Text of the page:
ERIC Number: ED496491
Record Type: Non-Journal
Publication Date: 2006
Don't Delay Questions on Campus Construction
Association of Governing Boards of Universities and Colleges, Trusteeship v14 n3 May-Jun 2006
Most campus building projects are high-stakes ventures that, if not correctly planned, may be accompanied by cost overruns, schedule delays, unhappy stakeholders, diminished political goodwill, delays in new programs, or even the forfeiture of a donor gift. The key to managing complexity, reducing risk, and saving time and money lies in one important step board members can take, asking powerful questions at the start of a building project. Trustees are ideally positioned to ask such questions because they possess a deep understanding of where the institution is headed and enough distance from day-to-day operational demands that can foreclose creative problem-solving and hard questioning. They also bring the continuity of thought and institutional memory that can help campus facilities staff reconcile competing needs, and have the best vantage point for unearthing any underlying assumptions that can prevent progress or limit creative problem solving. This article discusses the importance of asking these questions at the start, and the possible consequences of remaining silent.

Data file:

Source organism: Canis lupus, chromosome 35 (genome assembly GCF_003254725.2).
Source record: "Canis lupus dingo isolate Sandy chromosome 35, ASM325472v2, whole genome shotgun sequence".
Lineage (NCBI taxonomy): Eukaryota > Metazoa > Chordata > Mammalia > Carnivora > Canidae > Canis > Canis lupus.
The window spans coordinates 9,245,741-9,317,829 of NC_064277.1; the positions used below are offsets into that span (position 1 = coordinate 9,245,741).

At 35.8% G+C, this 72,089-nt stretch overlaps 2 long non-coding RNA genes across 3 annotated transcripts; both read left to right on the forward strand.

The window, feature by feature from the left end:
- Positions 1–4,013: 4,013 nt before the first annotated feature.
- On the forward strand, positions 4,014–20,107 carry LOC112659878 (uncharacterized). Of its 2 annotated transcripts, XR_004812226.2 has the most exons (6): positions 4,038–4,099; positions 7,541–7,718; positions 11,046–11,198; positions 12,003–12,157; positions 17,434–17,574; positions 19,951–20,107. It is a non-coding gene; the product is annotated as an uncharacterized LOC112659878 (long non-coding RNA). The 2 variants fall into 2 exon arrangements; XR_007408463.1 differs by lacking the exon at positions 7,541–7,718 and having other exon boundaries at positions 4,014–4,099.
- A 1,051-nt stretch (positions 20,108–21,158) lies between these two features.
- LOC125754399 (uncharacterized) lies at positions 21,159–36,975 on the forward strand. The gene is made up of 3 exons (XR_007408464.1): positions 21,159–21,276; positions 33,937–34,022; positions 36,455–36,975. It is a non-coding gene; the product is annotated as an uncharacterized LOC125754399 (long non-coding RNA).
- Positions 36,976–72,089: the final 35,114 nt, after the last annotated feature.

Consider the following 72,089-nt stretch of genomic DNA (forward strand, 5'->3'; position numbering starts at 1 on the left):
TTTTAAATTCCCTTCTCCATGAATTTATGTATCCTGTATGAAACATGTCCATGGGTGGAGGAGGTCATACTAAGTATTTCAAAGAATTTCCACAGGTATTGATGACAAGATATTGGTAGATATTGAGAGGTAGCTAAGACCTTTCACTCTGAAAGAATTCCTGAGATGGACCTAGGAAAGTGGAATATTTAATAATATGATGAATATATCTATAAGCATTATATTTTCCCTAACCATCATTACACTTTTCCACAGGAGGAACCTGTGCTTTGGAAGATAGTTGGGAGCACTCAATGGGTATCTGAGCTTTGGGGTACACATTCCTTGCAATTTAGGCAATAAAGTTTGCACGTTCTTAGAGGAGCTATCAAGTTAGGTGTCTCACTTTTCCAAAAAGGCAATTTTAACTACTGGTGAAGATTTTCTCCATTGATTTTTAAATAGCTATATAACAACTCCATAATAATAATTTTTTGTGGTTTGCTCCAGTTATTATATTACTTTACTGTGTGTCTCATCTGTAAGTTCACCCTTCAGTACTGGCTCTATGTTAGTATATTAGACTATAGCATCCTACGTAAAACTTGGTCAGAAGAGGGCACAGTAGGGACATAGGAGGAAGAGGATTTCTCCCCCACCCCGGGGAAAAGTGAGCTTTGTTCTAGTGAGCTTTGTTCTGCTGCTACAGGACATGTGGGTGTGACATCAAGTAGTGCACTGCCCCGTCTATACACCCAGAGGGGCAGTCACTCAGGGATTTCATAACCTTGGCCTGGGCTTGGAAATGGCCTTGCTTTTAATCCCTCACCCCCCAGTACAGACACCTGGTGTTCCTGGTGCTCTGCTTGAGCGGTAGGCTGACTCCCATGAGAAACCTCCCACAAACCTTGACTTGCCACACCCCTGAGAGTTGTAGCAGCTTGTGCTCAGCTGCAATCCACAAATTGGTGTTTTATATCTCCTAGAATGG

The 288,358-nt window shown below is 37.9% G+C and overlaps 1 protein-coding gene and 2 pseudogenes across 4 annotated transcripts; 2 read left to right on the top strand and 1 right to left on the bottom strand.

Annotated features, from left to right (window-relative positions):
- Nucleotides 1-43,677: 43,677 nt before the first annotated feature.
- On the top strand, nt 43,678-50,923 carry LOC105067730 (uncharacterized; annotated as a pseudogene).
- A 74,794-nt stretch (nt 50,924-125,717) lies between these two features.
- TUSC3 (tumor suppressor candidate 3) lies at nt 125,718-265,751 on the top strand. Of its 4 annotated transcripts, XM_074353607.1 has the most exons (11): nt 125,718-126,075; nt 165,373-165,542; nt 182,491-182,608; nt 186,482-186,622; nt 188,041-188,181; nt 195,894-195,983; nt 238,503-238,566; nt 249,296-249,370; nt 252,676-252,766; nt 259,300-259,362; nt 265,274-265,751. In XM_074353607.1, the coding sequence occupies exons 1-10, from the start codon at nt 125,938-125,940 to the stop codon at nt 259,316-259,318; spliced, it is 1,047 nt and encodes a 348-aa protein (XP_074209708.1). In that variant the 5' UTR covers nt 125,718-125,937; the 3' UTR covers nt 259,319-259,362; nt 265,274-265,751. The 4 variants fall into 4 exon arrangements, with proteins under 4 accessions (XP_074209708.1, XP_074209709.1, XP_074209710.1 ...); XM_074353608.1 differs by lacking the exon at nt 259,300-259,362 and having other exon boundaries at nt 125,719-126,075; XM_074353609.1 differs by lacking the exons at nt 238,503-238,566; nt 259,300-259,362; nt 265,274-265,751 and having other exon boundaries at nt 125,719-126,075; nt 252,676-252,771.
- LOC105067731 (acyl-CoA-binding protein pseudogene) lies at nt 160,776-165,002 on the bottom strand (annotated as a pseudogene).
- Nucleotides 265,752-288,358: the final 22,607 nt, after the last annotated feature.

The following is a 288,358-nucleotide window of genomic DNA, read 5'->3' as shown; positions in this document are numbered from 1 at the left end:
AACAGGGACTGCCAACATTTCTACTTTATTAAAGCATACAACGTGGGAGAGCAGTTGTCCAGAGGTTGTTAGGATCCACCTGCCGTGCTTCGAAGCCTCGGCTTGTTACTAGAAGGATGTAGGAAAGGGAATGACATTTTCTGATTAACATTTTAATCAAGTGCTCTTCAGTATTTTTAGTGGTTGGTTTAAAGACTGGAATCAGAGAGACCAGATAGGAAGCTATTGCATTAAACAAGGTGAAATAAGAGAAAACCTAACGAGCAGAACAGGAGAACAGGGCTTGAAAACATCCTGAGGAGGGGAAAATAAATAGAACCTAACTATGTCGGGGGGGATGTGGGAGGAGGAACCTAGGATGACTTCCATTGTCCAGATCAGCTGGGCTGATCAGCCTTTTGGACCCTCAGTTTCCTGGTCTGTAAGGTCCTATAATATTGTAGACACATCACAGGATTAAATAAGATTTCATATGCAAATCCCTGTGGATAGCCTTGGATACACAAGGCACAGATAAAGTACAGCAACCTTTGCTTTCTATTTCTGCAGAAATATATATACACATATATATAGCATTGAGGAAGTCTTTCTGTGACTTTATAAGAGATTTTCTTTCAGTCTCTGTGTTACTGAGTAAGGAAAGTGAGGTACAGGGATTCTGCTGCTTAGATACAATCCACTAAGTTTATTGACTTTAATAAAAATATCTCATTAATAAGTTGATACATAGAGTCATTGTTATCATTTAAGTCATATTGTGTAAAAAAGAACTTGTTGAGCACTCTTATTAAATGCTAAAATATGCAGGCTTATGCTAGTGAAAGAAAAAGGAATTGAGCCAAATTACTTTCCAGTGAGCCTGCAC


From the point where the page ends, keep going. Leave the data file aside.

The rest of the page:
Descriptors: School Construction, Educational Facilities Planning, School Expansion, Governing Boards, Trustees, Participative Decision Making, Organizational Objectives, Questioning Techniques, Problem Solving, Risk Management, Higher Education
Association of Governing Boards of Universities and Colleges. 1133 20th Street NW Suite 300, Washington, DC 20036. Tel: 800-356-6317; Tel: 202-296-8400; Fax: 202-223-7053; Web site: http://www.agb.org
Publication Type: Guides - Non-Classroom
Education Level: Higher Education
Authoring Institution: Association of Governing Boards of Universities and Colleges, Washington, DC.